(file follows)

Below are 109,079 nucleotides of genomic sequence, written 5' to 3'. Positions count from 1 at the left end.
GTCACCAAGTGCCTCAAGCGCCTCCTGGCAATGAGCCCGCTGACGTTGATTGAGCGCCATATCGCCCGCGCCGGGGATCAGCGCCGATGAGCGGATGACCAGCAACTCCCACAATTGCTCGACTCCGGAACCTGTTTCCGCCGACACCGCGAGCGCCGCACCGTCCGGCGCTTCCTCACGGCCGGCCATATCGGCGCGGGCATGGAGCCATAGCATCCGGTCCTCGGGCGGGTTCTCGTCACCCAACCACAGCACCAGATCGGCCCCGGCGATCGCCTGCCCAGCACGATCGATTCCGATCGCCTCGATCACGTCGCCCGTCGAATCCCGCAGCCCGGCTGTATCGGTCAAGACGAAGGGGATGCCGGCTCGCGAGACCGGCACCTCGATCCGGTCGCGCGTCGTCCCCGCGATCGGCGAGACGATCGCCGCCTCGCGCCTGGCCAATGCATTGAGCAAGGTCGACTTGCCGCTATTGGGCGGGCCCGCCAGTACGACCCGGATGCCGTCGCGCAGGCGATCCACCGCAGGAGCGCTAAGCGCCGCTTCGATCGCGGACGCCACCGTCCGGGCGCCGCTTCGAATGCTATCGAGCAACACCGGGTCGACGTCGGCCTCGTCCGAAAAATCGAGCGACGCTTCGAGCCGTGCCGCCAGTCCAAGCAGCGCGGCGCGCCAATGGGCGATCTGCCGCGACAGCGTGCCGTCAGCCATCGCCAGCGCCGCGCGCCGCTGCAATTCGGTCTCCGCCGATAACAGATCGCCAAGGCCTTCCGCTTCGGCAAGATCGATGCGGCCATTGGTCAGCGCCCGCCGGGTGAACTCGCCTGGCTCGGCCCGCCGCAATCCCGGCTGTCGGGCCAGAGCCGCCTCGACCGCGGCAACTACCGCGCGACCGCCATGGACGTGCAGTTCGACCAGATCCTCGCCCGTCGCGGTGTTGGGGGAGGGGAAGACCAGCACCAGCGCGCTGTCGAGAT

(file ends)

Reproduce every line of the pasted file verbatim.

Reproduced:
Below are 109,079 nucleotides of genomic sequence, written 5' to 3'. Positions count from 1 at the left end.
GTCACCAAGTGCCTCAAGCGCCTCCTGGCAATGAGCCCGCTGACGTTGATTGAGCGCCATATCGCCCGCGCCGGGGATCAGCGCCGATGAGCGGATGACCAGCAACTCCCACAATTGCTCGACTCCGGAACCTGTTTCCGCCGACACCGCGAGCGCCGCACCGTCCGGCGCTTCCTCACGGCCGGCCATATCGGCGCGGGCATGGAGCCATAGCATCCGGTCCTCGGGCGGGTTCTCGTCACCCAACCACAGCACCAGATCGGCCCCGGCGATCGCCTGCCCAGCACGATCGATTCCGATCGCCTCGATCACGTCGCCCGTCGAATCCCGCAGCCCGGCTGTATCGGTCAAGACGAAGGGGATGCCGGCTCGCGAGACCGGCACCTCGATCCGGTCGCGCGTCGTCCCCGCGATCGGCGAGACGATCGCCGCCTCGCGCCTGGCCAATGCATTGAGCAAGGTCGACTTGCCGCTATTGGGCGGGCCCGCCAGTACGACCCGGATGCCGTCGCGCAGGCGATCCACCGCAGGAGCGCTAAGCGCCGCTTCGATCGCGGACGCCACCGTCCGGGCGCCGCTTCGAATGCTATCGAGCAACACCGGGTCGACGTCGGCCTCGTCCGAAAAATCGAGCGACGCTTCGAGCCGTGCCGCCAGTCCAAGCAGCGCGGCGCGCCAATGGGCGATCTGCCGCGACAGCGTGCCGTCAGCCATCGCCAGCGCCGCGCGCCGCTGCAATTCGGTCTCCGCCGATAACAGATCGCCAAGGCCTTCCGCTTCGGCAAGATCGATGCGGCCATTGGTCAGCGCCCGCCGGGTGAACTCGCCTGGCTCGGCCCGCCGCAATCCCGGCTGTCGGGCCAGAGCCGCCTCGACCGCGGCAACTACCGCGCGACCGCCATGGACGTGCAGTTCGACCAGATCCTCGCCCGTCGCGGTGTTGGGGGAGGGGAAGACCAGCACCAGCGCGCTGTCGAGAT